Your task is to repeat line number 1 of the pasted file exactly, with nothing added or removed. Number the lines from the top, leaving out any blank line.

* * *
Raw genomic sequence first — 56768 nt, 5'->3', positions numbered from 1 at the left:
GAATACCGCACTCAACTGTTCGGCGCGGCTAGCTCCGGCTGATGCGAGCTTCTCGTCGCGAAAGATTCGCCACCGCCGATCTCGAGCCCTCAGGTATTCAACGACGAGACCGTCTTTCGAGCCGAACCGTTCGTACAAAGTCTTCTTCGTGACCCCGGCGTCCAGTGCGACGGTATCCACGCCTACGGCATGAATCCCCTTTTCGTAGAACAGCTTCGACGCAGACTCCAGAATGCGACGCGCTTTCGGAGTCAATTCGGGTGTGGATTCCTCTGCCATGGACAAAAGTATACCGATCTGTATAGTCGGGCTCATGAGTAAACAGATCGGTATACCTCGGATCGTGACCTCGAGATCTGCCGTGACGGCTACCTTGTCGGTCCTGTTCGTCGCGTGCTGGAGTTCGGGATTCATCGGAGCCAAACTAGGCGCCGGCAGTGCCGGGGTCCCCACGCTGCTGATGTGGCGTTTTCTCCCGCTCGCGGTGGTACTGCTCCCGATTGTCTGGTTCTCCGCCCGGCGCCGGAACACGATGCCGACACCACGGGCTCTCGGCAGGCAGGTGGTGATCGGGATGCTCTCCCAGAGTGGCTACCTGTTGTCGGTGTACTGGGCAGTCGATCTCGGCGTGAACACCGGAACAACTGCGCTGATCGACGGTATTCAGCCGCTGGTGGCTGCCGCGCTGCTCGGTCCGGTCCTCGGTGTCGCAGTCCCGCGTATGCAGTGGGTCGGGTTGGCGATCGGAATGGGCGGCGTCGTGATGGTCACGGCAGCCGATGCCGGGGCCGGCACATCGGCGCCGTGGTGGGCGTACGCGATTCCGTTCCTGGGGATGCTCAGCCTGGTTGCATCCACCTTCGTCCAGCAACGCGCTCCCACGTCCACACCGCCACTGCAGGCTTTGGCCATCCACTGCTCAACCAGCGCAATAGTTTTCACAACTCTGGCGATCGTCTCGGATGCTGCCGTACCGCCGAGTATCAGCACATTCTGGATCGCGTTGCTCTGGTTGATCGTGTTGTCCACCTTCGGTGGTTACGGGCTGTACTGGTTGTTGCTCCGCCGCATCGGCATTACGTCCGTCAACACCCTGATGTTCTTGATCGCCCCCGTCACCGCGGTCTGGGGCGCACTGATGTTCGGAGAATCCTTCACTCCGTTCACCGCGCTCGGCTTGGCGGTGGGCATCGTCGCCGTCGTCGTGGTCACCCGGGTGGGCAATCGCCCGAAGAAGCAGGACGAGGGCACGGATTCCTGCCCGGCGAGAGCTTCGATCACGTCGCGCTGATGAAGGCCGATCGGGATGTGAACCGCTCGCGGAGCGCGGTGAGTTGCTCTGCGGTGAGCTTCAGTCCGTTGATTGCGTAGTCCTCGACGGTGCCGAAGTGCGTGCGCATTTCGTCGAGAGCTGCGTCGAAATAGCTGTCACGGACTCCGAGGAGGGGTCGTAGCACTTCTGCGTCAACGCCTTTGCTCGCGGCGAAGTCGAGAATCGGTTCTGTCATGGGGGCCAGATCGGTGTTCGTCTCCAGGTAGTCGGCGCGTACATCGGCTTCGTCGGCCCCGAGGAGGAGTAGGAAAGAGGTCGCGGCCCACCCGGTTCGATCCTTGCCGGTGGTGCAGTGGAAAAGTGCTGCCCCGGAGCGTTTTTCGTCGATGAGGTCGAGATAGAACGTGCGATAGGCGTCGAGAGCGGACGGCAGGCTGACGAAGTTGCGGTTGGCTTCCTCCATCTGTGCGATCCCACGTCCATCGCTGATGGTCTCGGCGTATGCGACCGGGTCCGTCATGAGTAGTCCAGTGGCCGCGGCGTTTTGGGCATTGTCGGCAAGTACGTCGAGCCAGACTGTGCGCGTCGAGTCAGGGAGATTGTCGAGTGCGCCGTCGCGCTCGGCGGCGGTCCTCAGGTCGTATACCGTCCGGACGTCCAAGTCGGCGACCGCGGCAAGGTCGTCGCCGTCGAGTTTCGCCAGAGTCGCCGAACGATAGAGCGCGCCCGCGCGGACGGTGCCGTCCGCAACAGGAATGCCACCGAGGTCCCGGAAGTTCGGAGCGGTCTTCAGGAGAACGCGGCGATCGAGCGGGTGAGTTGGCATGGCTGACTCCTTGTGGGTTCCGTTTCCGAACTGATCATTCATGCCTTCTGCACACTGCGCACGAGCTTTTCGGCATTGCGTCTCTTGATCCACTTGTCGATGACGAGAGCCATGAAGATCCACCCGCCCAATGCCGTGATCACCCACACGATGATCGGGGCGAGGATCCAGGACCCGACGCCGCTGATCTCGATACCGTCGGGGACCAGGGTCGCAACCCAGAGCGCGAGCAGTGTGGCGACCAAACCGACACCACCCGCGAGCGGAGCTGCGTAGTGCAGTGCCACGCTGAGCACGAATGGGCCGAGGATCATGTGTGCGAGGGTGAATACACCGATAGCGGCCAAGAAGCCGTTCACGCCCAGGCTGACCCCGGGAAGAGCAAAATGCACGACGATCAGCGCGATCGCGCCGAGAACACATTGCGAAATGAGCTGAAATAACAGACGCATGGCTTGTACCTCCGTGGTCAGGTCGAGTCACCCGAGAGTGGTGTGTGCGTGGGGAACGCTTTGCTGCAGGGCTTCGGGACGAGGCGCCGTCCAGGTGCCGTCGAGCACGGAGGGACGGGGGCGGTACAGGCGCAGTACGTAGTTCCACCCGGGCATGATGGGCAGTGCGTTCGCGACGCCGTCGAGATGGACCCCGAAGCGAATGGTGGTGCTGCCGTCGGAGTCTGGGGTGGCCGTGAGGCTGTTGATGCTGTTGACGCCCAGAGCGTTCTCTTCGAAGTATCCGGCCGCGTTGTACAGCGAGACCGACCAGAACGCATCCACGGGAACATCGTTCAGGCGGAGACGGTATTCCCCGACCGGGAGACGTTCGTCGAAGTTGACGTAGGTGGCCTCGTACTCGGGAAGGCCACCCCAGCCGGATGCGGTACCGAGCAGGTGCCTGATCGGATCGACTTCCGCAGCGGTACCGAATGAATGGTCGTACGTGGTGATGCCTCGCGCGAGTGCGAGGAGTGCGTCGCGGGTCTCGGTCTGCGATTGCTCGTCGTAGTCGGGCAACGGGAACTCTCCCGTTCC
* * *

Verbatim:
Raw genomic sequence first — 56768 nt, 5'->3', positions numbered from 1 at the left: